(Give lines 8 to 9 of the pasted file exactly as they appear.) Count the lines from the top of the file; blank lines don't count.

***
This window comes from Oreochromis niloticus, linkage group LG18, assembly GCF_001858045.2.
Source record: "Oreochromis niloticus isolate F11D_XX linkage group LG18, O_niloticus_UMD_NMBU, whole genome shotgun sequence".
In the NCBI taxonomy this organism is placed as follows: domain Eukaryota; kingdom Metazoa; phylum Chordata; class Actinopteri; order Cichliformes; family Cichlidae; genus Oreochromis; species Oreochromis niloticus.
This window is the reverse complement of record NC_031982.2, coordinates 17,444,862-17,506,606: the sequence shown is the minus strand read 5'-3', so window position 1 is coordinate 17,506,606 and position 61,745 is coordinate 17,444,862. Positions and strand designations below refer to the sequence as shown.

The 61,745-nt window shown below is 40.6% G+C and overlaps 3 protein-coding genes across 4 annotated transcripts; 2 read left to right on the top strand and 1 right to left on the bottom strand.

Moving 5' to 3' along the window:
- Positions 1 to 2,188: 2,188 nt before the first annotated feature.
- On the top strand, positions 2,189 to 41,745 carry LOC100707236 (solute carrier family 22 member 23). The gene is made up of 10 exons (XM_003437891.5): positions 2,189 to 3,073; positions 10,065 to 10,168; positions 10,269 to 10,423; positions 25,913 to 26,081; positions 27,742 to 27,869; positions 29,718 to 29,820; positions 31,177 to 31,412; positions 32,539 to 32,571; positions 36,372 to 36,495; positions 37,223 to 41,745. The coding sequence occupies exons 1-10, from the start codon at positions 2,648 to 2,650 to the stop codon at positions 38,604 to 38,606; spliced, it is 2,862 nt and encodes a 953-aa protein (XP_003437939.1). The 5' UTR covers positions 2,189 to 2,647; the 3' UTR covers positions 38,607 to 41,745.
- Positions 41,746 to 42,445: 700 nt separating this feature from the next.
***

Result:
- On the top strand, positions 2,189 to 41,745 carry LOC100707236 (solute carrier family 22 member 23). The gene is made up of 10 exons (XM_003437891.5): positions 2,189 to 3,073; positions 10,065 to 10,168; positions 10,269 to 10,423; positions 25,913 to 26,081; positions 27,742 to 27,869; positions 29,718 to 29,820; positions 31,177 to 31,412; positions 32,539 to 32,571; positions 36,372 to 36,495; positions 37,223 to 41,745. The coding sequence occupies exons 1-10, from the start codon at positions 2,648 to 2,650 to the stop codon at positions 38,604 to 38,606; spliced, it is 2,862 nt and encodes a 953-aa protein (XP_003437939.1). The 5' UTR covers positions 2,189 to 2,647; the 3' UTR covers positions 38,607 to 41,745.
- Positions 41,746 to 42,445: 700 nt separating this feature from the next.